The President then made me describe the battle at the passage of Forts Jackson and St. Philip, making his usual shrewd comments on the matter.
‘I read all about it,’ he said; how the ships went up in line, firing their broadsides; how the mortars pitched into the forts; how the forts pitched into the ships, and the ships into the rams, and the rams into the gun-boat, and the gun-boats into the fire-rafts, and the fire-rafts into the ships. Of course I couldn’t understand it all, but enough to know that it was a great victory. I reminds me,’ continued the President, ‘of a fight in a bar-room at Natchez, but I won’t tell that now.
‘It struck me,’ continued the President, ‘that the fight at the forts was something like the Natchez scrimmage, only a little more so,’
‘Mr. President,’ I said, ‘that achievement of Farragut’s is the most important event of the war, and all that he has received for it is a vote of thanks of Congress. The British Government would have loaded him with honors and emoluments.’
‘How is that, Seward?’ said the President.
‘I don’t know anything about it,’ said the Secretary of State. ‘I am not the head of the Navy Department.’
‘No,’ replied the President, ‘but you don’t mind running off with a navy-ship when it suits your purposes.’
‘Yes, sir,’ said Mr. Seward, ‘when I know it is the only way to save the honor of the nation; but Farragut will not be forgotten.’
The President then summoned a messenger and said, ‘Go tell the Assistant Secretary of the Navy that I wish to see him at once.’
I took my leave on the plea that I had to catch the train for Newport.
‘Good-by,’ said the President; ‘you sha’n’t go to St. Louis, you sha’n’t resign, and you shall be at Vicksburg when it falls.’6
Under Flag Officer David Farragut, Porter helped return New Orleans to Union control in April 1862. Smart and loyal but brash and impulsive, he was often at odds with superiors in the Navy, especially Secretary Gideon Welles and all Union generals like Benjamin Butler and Nathaniel Banks. However, working with Generals Ulysses S. Grant and William T. Sherman, he had a key role in recapture of Union control of Mississippi River. The three military officials held a strategy conference with President Lincoln in Virginia in March 1865, shortly before the end of the war.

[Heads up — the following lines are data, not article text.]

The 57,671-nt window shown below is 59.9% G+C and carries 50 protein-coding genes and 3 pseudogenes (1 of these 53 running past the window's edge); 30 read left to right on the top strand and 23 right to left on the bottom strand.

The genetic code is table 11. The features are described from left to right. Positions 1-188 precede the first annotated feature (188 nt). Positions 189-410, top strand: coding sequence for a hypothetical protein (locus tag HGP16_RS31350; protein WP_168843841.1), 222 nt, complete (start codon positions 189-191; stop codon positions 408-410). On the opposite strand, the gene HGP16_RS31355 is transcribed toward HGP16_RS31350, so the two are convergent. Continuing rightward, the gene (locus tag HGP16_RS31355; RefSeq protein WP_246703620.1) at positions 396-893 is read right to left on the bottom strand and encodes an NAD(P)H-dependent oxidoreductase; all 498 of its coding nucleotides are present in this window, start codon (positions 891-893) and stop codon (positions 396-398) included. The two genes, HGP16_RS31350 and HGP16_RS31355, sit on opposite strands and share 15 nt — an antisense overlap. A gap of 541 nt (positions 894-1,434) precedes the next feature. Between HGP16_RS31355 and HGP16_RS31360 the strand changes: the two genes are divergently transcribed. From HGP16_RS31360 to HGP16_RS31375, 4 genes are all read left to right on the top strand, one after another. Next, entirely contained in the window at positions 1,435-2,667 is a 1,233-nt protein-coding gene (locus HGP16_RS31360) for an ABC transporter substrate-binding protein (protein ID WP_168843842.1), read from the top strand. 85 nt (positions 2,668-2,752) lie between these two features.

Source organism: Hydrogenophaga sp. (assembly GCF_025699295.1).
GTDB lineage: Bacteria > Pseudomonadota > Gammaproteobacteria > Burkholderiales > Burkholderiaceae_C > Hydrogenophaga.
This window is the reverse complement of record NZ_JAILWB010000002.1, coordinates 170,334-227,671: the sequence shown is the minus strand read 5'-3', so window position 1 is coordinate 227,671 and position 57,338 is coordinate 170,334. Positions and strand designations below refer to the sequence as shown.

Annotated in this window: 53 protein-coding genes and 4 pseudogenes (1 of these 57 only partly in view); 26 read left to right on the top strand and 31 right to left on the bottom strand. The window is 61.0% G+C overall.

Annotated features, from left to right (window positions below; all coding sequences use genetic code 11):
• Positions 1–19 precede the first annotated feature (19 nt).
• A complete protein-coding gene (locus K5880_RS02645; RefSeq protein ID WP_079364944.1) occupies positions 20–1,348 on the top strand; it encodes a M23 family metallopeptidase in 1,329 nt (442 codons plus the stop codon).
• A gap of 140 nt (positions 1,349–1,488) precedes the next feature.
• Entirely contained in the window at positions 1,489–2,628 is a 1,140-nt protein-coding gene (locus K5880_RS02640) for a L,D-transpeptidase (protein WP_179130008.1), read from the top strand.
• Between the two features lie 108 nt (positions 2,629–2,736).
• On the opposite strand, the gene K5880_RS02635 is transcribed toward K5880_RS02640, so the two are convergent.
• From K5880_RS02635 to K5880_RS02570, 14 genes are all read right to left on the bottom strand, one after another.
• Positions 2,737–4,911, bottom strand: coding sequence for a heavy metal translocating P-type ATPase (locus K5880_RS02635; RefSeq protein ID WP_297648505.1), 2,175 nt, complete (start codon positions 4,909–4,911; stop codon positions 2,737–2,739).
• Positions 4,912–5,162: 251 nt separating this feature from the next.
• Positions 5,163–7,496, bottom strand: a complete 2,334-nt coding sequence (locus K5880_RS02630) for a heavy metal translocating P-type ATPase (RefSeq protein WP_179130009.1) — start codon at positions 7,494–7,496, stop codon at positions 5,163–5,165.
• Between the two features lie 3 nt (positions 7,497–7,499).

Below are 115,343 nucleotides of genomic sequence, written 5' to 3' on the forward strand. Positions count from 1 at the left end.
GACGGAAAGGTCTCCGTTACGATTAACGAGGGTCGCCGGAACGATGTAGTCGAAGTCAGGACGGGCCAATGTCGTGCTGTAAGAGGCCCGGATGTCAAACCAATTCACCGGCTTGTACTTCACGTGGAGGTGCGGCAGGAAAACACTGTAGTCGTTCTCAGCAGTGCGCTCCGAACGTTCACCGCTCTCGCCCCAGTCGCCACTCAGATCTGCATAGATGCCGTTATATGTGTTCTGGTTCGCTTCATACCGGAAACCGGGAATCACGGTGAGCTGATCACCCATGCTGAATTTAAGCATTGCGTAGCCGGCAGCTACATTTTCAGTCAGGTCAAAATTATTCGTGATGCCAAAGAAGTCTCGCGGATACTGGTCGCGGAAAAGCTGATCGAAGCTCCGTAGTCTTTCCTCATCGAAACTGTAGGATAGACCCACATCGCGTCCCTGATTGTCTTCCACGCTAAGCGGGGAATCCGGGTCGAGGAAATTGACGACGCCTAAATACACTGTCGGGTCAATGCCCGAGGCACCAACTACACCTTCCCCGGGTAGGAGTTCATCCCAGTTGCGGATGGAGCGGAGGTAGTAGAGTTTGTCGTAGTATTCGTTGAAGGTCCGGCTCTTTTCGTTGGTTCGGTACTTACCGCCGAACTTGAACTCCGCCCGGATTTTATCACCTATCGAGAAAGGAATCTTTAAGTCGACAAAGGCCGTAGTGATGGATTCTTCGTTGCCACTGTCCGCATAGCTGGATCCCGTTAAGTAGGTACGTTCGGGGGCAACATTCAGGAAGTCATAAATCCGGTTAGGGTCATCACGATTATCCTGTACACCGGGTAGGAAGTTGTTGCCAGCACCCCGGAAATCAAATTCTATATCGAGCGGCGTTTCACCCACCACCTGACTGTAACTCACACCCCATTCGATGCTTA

Porter later recalled that he “knew the President as an honest, faithful worker in his country’s cause, who did the best he could to bring the war to a speedy close, while at the same time he showed a determined spirit to yield nothing that would militate against the Republic of which he was the head. Although painted by his enemies in the blackest colors, President Lincoln had a heart capable of the greatest sympathy and the keenest emotions for the carnage and destruction he saw going on in every direction, and if necessary he would have sacrificed his life to avert these horrors. If Mr. Lincoln had never done more than the one act of abolishing slavery and wiping out that blot on our civilization, it would have been enough to immortalize him but if his biography is publicly written when prejudices are laid aside, so that the man can be seen in his greatness and integrity, no nobler character will adorn the pages of American history. The last days of President Lincoln’s life, except the two final ones, were passed in my company and mostly on board my flag-ship, and I take great satisfaction in the knowledge that he considered them the happiest days of his administration. He came to City Point, unaccompanied by any of his Cabinet, to witness what he knew was about to take place in the downfall of the Confederate stronghold. He was anxious for peace and was willing to extend the most liberal terms to those who had made war upon us. I kept from the President all those who would have annoyed him or disturbed the tranquillity he enjoyed on ship-board, and I think he was grateful for- my consideration.”7
After the war, Porter served as superintendent of the Naval Academy (1865-1868).
- David Dixon Porter, Incidents and Anecdotes of the Civil War, p. 22.
- Gideon Welles, Diary of Gideon Welles, Volume I, p. 25.
- Welles, Diary of Gideon Welles, Volume I, p. 19.
- Craig L. Symonds, Lincoln and His Admirals, p. 19.
- Symonds, Lincoln and His Admirals, p. 188.
- Porter, Incidents and Anecdotes of the Civil War, pp. 221-222.
- Osborn H. Oldroyd, editor, The Lincoln Memorial: Album-immortelles, pp. 399-400.